Bat Speed or Arm Velocity Training: Which is More Difficult?

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Baseball adopts new technology slower than other sports. Football, basketball, and even golf are all ahead of baseball with respect to adopting and implementing new technologies.

Weighted Ball (overload/underload) training was debated for years within the baseball community. Now almost every program in the country has adopted it as a standard. It just took a lot of time and a lot of arguments.

Bat speed training is the exact same concept. It works for all players at any age.

Why haven't teams adopted it in the same way? Here's what we've found:

  1. Measuring true bat speed is more difficult than pitch speed

    1. The swing is on an arc making it hard to measure true speed

    2. Typical doppler radars (pitch velo. radars) are ineffective measuring the bat

    3. The margins of error are too large with knob-based units

    4. Knob based units use a "best guess" as to what part of the bat they're actually measuring.

  2. Teams and coaches are simply afraid of what they don't understand and weren't taught when they were playing.

    1. Many teams and coaches are afraid of players actually swinging as hard as they can because they believe it leads to bad mechanics.

    2. Coaches are afraid that bat speed training will lead to players pulling off and trying to hit home runs all the time when it comes to live at-bats.

    3. Coaches believe that bat speed training should be done with a moving ball.

  3. It's not a metric that's widely discussed or used to compare players yet because it's so hard to measure.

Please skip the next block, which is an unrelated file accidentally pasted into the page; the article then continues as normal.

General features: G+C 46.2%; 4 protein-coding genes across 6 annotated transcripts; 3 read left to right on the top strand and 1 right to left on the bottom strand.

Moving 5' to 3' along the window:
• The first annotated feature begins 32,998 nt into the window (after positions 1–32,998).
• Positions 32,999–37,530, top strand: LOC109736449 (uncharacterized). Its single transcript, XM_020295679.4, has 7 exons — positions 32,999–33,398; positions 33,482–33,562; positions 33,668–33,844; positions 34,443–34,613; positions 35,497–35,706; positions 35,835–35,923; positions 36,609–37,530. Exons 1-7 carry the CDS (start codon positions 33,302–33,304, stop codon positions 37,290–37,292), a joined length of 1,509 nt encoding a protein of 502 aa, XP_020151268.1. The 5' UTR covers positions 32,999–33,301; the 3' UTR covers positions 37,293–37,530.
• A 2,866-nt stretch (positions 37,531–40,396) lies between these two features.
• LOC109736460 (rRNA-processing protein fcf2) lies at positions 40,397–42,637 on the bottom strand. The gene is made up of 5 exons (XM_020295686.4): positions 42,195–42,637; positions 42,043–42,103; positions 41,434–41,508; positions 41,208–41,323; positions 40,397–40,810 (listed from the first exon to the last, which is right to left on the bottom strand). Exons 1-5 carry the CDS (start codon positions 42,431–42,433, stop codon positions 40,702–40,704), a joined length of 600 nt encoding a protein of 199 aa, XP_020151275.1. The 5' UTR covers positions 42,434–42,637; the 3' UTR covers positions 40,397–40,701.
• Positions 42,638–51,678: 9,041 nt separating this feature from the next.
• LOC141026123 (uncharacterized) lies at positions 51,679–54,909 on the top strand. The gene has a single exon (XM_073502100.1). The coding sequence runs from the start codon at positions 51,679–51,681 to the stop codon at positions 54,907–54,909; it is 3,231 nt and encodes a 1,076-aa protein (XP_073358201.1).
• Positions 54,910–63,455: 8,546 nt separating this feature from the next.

1. Scouts throughout history have judged bat speed using the "eye test".

    2. Exit velo. gets much more attention as a metric because you can use a typical doppler radar to read the ball speed off the bat.

 

Here's how the Bat Speed Recon addresses all those problems:

Measuring true bat speed is more difficult than pitch speed.

The Bat Speed Recon is very simple in its design as it measures the TIP of the bat using a reflective sticker placed on the end. As the tip passes through two LED emitters placed directly before contact, the BSR measures the time it takes to pass through both emitters and instantly displays an accurate bat speed. No guessing, no outliers, reliable to 0.1 MPH every time.

Teams and coaches are simply afraid of what they don't understand and weren't taught when they were playing.

Swinging as hard as you can is truly the only way to increase bat speed combined with overload underload training. It's the same as arm velocity training. In order to throw harder one must practice throwing hard often. In order to run faster, one must run fast often.

In addition to the overall bat speed increase, we've seen a noticeable uptick in contact rates because increased bat speed often leads to increased bat control, especially in younger hitters.

Training bat speed with a moving ball is actually counterproductive because it adds multiple variables that won't allow a hitter to operate on the edge of their ability level. For instance, it's hard to swing at 100% every swing when pitch location and barrelling the ball are a concern for a hitter. Bat speed training is best done off a tee.

It's not a metric that's widely discussed or used to compare players yet because it's so hard to measure.

Measuring the actual bat speed in a game accurately would be near impossible as of now. However, the main idea to understand is more bat speed equals more exit velocity period.

Now that the Bat Speed Recon is available to the public, scouts, players, coaches, and parents are able to compare and raw bat speed from one hitter to the next.

Think about it along the same lines as pitch velocity. Just like the magic number used to be 90 MPH (probably more like 93 today) for pitchers. The same will be true for hitters but the magic number will probably be closer to 95-100 MPH with their game bat.

Bat speed training is the easiest way to give your players the edge they've been looking for. Easily gain 5-7 MPH of average bat speed in one 6 week training period. Turn outs into hits, singles into doubles, and doubles into home runs this offseason using the Bat Speed Recon.